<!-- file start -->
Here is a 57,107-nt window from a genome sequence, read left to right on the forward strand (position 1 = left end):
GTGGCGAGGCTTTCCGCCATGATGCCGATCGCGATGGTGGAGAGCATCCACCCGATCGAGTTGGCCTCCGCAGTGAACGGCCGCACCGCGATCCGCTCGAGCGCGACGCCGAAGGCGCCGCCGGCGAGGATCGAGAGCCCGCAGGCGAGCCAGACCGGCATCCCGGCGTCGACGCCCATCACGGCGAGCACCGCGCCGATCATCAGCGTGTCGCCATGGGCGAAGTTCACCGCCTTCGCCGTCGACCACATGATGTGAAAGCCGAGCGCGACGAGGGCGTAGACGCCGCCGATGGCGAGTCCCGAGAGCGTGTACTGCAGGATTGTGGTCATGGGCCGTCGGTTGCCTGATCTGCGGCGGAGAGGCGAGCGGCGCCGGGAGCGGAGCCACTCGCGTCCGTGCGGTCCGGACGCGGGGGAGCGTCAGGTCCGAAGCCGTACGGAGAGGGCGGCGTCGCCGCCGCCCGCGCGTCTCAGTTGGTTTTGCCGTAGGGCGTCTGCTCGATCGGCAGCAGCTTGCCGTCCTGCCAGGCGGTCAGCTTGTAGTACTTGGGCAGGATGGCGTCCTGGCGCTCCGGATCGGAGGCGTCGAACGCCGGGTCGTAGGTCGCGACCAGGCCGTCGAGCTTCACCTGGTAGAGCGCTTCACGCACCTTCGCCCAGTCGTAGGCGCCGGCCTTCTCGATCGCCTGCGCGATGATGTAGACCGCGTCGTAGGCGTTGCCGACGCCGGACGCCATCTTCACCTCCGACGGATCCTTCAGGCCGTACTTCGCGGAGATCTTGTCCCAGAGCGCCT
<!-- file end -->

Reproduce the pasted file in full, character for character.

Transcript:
Here is a 57,107-nt window from a genome sequence, read left to right on the forward strand (position 1 = left end):
GTGGCGAGGCTTTCCGCCATGATGCCGATCGCGATGGTGGAGAGCATCCACCCGATCGAGTTGGCCTCCGCAGTGAACGGCCGCACCGCGATCCGCTCGAGCGCGACGCCGAAGGCGCCGCCGGCGAGGATCGAGAGCCCGCAGGCGAGCCAGACCGGCATCCCGGCGTCGACGCCCATCACGGCGAGCACCGCGCCGATCATCAGCGTGTCGCCATGGGCGAAGTTCACCGCCTTCGCCGTCGACCACATGATGTGAAAGCCGAGCGCGACGAGGGCGTAGACGCCGCCGATGGCGAGTCCCGAGAGCGTGTACTGCAGGATTGTGGTCATGGGCCGTCGGTTGCCTGATCTGCGGCGGAGAGGCGAGCGGCGCCGGGAGCGGAGCCACTCGCGTCCGTGCGGTCCGGACGCGGGGGAGCGTCAGGTCCGAAGCCGTACGGAGAGGGCGGCGTCGCCGCCGCCCGCGCGTCTCAGTTGGTTTTGCCGTAGGGCGTCTGCTCGATCGGCAGCAGCTTGCCGTCCTGCCAGGCGGTCAGCTTGTAGTACTTGGGCAGGATGGCGTCCTGGCGCTCCGGATCGGAGGCGTCGAACGCCGGGTCGTAGGTCGCGACCAGGCCGTCGAGCTTCACCTGGTAGAGCGCTTCACGCACCTTCGCCCAGTCGTAGGCGCCGGCCTTCTCGATCGCCTGCGCGATGATGTAGACCGCGTCGTAGGCGTTGCCGACGCCGGACGCCATCTTCACCTCCGACGGATCCTTCAGGCCGTACTTCGCGGAGATCTTGTCCCAGAGCGCCT